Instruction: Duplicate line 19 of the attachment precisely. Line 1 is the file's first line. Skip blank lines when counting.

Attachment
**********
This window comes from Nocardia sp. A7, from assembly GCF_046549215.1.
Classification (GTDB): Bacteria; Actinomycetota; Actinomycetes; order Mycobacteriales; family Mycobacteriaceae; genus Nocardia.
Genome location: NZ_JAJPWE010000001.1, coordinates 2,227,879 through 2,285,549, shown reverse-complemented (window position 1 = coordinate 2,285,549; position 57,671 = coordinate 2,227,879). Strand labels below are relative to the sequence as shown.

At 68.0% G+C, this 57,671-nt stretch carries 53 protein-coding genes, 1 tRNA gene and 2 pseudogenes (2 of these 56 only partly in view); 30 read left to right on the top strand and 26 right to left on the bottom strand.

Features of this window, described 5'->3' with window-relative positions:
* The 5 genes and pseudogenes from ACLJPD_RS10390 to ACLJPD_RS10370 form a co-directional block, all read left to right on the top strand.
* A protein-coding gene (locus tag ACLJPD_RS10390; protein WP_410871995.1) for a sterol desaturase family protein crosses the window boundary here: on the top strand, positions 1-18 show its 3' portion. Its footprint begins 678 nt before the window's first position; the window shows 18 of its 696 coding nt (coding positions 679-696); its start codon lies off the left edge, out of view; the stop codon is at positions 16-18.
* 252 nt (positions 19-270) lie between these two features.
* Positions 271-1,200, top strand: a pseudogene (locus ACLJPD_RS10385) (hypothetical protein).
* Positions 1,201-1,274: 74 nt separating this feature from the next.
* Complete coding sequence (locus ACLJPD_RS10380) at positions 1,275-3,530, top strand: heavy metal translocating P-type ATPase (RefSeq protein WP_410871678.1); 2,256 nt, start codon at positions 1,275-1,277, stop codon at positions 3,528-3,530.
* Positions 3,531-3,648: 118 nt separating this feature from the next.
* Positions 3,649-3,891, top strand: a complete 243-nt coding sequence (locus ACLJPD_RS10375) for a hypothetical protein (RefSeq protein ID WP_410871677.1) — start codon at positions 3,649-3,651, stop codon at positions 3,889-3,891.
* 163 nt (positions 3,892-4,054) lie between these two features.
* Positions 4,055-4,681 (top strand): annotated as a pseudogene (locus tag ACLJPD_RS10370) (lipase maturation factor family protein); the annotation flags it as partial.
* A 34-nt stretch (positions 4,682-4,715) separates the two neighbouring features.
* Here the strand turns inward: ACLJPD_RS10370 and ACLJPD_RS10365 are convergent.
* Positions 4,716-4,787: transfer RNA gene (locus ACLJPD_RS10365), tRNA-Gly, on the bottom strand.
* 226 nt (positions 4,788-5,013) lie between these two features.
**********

* 226 nt (positions 4,788-5,013) lie between these two features.